Former Council President Paul A. Gusmorino ’02—widely regarded as a leader in the council’s shift towards student services—says that the attention Lewis gave the group was a key part of making the council relevant.

“The danger is that there won’t be a major figure in University Hall thinking deeply and broadly about the holistic undergraduate experience,” Gusmorino says. “The U.C. needs to be particularly vigilant.”

Council member Jason L. Lurie ’05 says he is worried that a dean with increased focus on academic life will weaken the council’s role.

“I’m concerned about the future of the council,” he says.

Lewis’ relationship with the council, now spanning nearly eight years, has not always been smooth.

Indeed, Lewis began his term as dean with a series of changes to college life to which students were largely opposed.

In his first six months as dean, Lewis randomized the housing lottery, reorganized public service at the College and effected a more stringent alcohol policy, all of which sparked criticism from student leaders.

In 1999, council leaders opposed Lewis’ decision to cut the size of blocking groups from sixteen to eight.

More recently, Lewis’ decision to ban kegs at Harvard athletic events came under vicious student criticism.

“He could sometimes be brash,” says council member Alexander B. Patterson ’03.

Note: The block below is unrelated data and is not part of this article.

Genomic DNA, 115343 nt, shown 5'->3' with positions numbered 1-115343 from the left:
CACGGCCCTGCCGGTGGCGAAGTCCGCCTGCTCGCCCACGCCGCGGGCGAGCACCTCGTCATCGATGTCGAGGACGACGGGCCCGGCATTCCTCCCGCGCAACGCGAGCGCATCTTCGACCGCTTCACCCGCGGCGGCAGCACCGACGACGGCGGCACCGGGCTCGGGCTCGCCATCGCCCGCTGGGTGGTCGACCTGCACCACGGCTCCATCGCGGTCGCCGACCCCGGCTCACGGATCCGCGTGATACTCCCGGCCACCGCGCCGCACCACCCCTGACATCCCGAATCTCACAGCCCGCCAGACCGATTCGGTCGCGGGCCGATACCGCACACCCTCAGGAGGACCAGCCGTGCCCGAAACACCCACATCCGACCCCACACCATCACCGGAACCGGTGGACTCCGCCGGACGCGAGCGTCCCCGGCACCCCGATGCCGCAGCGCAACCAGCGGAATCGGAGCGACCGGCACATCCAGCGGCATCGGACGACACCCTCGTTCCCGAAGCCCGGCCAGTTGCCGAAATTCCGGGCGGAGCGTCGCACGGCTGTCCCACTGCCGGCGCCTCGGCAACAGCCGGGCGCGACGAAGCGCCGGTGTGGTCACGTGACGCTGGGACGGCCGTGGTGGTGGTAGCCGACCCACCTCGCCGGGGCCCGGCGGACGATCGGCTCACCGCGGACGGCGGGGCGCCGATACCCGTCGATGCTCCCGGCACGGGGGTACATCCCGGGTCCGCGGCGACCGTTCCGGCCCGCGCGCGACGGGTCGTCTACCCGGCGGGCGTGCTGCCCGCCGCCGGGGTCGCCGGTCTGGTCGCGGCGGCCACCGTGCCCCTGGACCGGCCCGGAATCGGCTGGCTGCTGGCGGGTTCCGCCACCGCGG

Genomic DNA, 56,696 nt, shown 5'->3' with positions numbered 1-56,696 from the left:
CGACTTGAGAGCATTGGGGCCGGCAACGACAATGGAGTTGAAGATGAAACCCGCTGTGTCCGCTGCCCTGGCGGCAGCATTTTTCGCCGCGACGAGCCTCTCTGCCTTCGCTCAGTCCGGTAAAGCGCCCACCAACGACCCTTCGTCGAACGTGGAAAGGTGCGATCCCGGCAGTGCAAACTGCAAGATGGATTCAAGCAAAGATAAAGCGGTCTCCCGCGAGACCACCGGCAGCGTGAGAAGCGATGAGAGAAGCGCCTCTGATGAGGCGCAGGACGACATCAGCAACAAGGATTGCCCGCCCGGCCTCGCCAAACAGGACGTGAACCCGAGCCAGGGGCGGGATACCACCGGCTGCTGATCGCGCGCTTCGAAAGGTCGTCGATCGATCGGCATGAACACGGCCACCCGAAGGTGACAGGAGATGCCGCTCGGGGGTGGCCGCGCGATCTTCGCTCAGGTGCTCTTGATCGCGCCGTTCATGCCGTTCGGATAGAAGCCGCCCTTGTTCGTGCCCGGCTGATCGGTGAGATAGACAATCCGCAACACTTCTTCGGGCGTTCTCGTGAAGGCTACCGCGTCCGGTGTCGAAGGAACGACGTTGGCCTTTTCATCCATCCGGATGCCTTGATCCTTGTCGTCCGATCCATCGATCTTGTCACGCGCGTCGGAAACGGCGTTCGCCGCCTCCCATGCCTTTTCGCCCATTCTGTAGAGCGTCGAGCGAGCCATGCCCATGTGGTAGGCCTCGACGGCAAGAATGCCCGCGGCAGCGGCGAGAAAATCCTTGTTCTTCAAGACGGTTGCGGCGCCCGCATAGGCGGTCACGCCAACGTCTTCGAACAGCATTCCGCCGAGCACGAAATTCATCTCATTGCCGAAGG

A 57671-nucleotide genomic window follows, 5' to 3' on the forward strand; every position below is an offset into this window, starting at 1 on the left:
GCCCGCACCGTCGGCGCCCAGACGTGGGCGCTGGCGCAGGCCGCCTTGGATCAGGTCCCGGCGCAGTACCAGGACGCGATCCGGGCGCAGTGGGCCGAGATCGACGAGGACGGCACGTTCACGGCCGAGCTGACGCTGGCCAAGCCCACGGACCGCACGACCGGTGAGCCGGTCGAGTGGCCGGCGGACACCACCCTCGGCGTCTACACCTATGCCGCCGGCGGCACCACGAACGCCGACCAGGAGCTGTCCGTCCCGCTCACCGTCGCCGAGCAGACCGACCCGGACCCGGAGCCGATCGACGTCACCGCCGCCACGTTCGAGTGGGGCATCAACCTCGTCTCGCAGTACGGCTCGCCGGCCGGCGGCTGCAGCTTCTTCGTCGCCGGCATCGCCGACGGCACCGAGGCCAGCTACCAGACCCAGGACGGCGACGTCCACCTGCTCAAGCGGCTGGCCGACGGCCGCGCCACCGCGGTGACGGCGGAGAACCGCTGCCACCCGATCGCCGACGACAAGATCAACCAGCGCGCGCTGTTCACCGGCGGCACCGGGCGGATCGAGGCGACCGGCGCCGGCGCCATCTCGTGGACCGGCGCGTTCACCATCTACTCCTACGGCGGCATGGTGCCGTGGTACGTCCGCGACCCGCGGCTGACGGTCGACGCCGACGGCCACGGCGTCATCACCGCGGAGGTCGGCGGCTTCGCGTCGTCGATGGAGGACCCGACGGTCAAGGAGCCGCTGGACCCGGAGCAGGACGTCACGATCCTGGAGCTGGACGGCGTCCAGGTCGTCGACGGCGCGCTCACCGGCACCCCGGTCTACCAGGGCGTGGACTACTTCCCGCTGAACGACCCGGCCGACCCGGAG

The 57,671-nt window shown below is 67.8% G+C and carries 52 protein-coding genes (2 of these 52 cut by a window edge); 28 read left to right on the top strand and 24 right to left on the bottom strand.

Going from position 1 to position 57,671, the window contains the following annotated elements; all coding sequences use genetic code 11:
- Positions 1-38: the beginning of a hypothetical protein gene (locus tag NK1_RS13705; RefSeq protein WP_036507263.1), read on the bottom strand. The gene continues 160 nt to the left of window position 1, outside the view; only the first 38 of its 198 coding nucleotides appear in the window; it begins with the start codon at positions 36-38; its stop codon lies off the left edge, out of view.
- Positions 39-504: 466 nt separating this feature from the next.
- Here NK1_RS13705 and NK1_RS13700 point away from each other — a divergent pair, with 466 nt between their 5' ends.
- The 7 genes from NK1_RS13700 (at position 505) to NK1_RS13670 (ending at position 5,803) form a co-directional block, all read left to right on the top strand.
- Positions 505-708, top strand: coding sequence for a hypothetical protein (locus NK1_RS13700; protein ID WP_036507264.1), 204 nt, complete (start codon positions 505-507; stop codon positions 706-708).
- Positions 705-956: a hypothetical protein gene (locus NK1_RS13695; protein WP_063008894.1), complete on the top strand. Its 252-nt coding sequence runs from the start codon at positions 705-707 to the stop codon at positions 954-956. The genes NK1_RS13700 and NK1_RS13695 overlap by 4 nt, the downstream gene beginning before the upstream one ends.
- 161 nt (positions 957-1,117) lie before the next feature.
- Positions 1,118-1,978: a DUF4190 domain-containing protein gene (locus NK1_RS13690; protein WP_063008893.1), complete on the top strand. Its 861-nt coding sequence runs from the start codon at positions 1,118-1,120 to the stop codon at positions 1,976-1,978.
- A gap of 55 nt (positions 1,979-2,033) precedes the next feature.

Patterson recalls that he wrote Lewis a letter to complain about what Patterson says were Lewis’ abrupt answers to student questions at a council meeting last year.

“He sent me an e-mail back and took me out to lunch, to try to explain himself and his style,” he says.

Despite occassional conflicts, council leaders credit Lewis for his willingness to take on the minutiae of undergraduate life.

“I think it’s true that Rohit and his predecessors all had easy access to me,” says Lewis, who admits with a laugh that he wasn’t aware until recently that he is officially the council’s faculty advisor.

Lewis describes his role for the council as twofold. One facet, he says, is education. Lewis says he tries to point council leaders in the right direction as they attempt to muster an effective voice for students—“how to make the best argument for things that are important.”

Anticipating criticisms and weeding out possible weaknesses in their arguments, students are more likely to reach real change, Lewis says.

Second, Lewis says he works to ensure that student voice is seriously considered by administrators. When students have advanced a coherent, thoughtful argument, Lewis says, “the responsible thing to do is to respond in kind.”

“On issues where we’ve worked with students in the U.C. over the last few years, it has been a very constructive voice,” Lewis adds.

And now, as Lewis’ departure looms, council members say a powerful administrative voice may be lost will be lost.

“I believe [Lewis] really cares about student life, which is not the case with all administrators,” Lurie says.

—Staff writer William B. Higgins can be reached at whiggins@fas.harvard.edu.